ANSI S1.20 provides a broader coverage than IEC 60565 as it considers the calibration of other types of electroacoustic transducers (not just hydrophones). ANSI S1.20 also provides information on a standard-target method for calibrating active sonars. This document is available at: http://webstore.ansi.org.


Hydrophone usage guidelines

There are practical considerations about electrical loading, mounting, and wetting, for which guidelines have been prepared. Links are provided in the following.

Hydrophone electrical loading corrections [http://resource.npl.co.uk/acoustics/techguides/loading/]

Hydrophone mounting [http://www.npl.co.uk/acoustics/underwater-acoustics/research/hydrophone-mounting]

Hydrophone wetting [http://www.npl.co.uk/acoustics/underwater-acoustics/research/hydrophone-wetting]



[1]        The International System of Units (SI), Bureau International des Poids et Mesures (BIPM), Paris. Brochure available from www.bipm.org

[2]        R. J. Bobber, Underwater Electroacoustic Measurements, Naval Research Laboratory, Washington, DC, 1970 [Peninsula Press, USA, (2nd edition), 1989].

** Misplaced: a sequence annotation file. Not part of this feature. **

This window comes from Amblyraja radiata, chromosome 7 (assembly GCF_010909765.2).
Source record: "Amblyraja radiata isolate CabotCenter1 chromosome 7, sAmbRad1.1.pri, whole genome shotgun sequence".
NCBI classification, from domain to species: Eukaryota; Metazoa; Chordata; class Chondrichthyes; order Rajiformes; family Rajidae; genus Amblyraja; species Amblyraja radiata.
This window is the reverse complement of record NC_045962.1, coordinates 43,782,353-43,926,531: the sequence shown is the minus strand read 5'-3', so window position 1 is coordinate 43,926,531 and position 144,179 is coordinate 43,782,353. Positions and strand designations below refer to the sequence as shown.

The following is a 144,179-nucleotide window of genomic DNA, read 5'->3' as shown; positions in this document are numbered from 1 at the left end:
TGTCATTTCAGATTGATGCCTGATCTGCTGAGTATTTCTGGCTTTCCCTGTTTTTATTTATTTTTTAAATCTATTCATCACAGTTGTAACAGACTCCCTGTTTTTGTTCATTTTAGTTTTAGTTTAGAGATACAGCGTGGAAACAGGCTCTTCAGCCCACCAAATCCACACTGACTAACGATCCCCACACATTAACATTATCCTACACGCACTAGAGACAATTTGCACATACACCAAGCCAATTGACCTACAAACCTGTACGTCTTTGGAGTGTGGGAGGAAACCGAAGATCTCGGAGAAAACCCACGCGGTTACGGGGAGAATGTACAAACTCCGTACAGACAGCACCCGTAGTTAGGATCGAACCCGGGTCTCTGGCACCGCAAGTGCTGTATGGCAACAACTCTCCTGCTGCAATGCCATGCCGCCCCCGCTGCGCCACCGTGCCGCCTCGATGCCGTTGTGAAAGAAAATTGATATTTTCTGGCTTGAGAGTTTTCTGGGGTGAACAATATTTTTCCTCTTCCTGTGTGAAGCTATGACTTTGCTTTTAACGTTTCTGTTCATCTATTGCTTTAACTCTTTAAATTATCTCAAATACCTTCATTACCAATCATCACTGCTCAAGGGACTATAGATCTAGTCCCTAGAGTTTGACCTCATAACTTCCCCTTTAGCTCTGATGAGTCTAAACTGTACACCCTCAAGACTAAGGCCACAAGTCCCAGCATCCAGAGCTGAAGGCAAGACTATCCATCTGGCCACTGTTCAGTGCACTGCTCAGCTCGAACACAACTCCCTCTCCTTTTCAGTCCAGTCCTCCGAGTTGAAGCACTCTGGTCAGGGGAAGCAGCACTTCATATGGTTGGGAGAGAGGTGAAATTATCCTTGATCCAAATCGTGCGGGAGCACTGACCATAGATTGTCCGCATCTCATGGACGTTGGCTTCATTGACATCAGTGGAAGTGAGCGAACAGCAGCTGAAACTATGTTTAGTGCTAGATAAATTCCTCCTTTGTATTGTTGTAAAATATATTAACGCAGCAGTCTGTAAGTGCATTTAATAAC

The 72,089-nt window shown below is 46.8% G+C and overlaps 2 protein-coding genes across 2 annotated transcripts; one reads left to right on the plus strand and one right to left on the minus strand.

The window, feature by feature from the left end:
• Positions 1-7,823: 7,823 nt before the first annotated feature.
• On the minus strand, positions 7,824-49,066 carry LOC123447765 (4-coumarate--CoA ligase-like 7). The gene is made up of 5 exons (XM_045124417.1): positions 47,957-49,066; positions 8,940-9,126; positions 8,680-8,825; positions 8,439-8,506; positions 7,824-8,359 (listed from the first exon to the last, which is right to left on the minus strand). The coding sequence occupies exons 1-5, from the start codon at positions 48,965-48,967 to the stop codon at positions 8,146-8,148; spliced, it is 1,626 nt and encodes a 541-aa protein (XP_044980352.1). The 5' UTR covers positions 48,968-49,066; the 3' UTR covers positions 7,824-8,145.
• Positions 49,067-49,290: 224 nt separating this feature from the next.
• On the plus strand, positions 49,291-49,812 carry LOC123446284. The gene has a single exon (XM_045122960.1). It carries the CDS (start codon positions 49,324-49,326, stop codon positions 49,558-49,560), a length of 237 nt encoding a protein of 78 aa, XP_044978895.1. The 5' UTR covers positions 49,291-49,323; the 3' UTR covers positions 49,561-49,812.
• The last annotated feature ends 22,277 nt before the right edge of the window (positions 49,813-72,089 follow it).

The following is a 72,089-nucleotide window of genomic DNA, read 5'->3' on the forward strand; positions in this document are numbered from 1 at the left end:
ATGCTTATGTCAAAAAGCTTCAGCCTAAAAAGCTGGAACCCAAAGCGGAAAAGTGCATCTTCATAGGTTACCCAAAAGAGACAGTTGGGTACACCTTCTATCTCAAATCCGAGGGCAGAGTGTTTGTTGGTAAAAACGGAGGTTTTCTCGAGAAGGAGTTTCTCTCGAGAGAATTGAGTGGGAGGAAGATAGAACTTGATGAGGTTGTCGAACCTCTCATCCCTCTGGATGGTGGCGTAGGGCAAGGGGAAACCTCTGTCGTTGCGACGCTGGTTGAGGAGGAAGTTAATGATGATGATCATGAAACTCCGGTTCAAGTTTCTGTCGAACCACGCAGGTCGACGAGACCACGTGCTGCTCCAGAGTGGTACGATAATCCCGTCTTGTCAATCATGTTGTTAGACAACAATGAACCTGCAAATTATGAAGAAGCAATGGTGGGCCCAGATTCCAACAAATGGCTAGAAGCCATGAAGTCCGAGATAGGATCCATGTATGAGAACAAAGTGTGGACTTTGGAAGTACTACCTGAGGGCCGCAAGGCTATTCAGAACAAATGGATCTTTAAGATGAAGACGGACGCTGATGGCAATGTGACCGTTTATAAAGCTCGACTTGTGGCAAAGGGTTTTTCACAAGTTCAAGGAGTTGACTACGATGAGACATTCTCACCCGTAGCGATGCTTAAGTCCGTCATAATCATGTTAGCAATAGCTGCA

[3]        P. D. Theobald, S. P. Robinson, A. D. Thompson, R.C. Preston, P. A. Lepper and W. Yuebing, “Technique for the calibration of hydrophones in the frequency range 10 to 600 kHz using a heterodyne interferometer and an acoustically compliant membrane,” J. Acoust. Soc. Am. 118(5), pp. 3110-3116, 2005.

[4]        P. M. Harris, G. Hayman, S. Robinson and I. Smith. “Uncertainty evaluation of an underwater acoustic transducer by the method of free-field reciprocity,” NPL Report MS9, October 2010. Available from www.npl.co.uk

[5]        S. P. Robinson and P. D. Theobald, “Validation of primary hydrophone calibrations by inter-laboratory comparisons and by independent calibration methods,”  J. Acoust. Soc. Am., 123, p3346, 2008. Full paper reproduced in Proceedings of the 9th European Conference on Underwater Acoustics (ECUA2008), ed. M. Zakaria, pub. Société Française d’Acoustique, vol 1, pp125-130, July 2008.

[6]        S. P. Robinson, P. M. Harris, J. Ablitt, G. Hayman, A. Thompson, A. L. Van Buren, J. F. Zalesak, R. M. Drake, A. E. Isaev, A. M. Enyakov, C. Purcell, H. Zhu, Y. Wang, Y. Zhang, P. Botha, and D. Krüger, “An international key comparison of free-field hydrophone calibrations in the frequency range 1 kHz to 500 kHz,”  J. Acoust. Soc. Am., vol 120 (3), p 1366 – 1373, 2006.